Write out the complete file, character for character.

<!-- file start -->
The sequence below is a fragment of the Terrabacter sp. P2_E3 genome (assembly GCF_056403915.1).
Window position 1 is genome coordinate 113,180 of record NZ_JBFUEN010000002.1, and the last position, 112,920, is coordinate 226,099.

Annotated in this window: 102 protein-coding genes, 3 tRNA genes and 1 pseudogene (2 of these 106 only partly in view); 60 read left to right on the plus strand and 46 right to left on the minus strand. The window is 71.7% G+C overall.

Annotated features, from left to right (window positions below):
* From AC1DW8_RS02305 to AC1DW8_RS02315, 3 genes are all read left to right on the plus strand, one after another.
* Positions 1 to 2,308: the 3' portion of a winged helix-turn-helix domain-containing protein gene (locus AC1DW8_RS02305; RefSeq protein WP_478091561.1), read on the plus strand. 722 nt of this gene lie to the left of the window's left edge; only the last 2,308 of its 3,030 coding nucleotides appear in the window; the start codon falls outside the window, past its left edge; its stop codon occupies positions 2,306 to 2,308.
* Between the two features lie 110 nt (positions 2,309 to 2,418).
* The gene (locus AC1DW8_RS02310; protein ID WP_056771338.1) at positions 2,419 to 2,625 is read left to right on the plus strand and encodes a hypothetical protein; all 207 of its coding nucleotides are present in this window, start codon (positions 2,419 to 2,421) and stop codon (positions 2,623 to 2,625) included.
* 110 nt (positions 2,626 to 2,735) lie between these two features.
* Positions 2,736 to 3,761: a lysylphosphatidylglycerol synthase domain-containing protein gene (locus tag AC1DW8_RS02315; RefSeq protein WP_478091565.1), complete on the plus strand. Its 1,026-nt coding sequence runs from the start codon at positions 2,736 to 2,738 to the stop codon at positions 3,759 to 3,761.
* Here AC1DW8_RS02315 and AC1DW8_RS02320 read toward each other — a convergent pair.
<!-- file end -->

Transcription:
The sequence below is a fragment of the Terrabacter sp. P2_E3 genome (assembly GCF_056403915.1).
Window position 1 is genome coordinate 113,180 of record NZ_JBFUEN010000002.1, and the last position, 112,920, is coordinate 226,099.

Annotated in this window: 102 protein-coding genes, 3 tRNA genes and 1 pseudogene (2 of these 106 only partly in view); 60 read left to right on the plus strand and 46 right to left on the minus strand. The window is 71.7% G+C overall.

Annotated features, from left to right (window positions below):
* From AC1DW8_RS02305 to AC1DW8_RS02315, 3 genes are all read left to right on the plus strand, one after another.
* Positions 1 to 2,308: the 3' portion of a winged helix-turn-helix domain-containing protein gene (locus AC1DW8_RS02305; RefSeq protein WP_478091561.1), read on the plus strand. 722 nt of this gene lie to the left of the window's left edge; only the last 2,308 of its 3,030 coding nucleotides appear in the window; the start codon falls outside the window, past its left edge; its stop codon occupies positions 2,306 to 2,308.
* Between the two features lie 110 nt (positions 2,309 to 2,418).
* The gene (locus AC1DW8_RS02310; protein ID WP_056771338.1) at positions 2,419 to 2,625 is read left to right on the plus strand and encodes a hypothetical protein; all 207 of its coding nucleotides are present in this window, start codon (positions 2,419 to 2,421) and stop codon (positions 2,623 to 2,625) included.
* 110 nt (positions 2,626 to 2,735) lie between these two features.
* Positions 2,736 to 3,761: a lysylphosphatidylglycerol synthase domain-containing protein gene (locus tag AC1DW8_RS02315; RefSeq protein WP_478091565.1), complete on the plus strand. Its 1,026-nt coding sequence runs from the start codon at positions 2,736 to 2,738 to the stop codon at positions 3,759 to 3,761.
* Here AC1DW8_RS02315 and AC1DW8_RS02320 read toward each other — a convergent pair.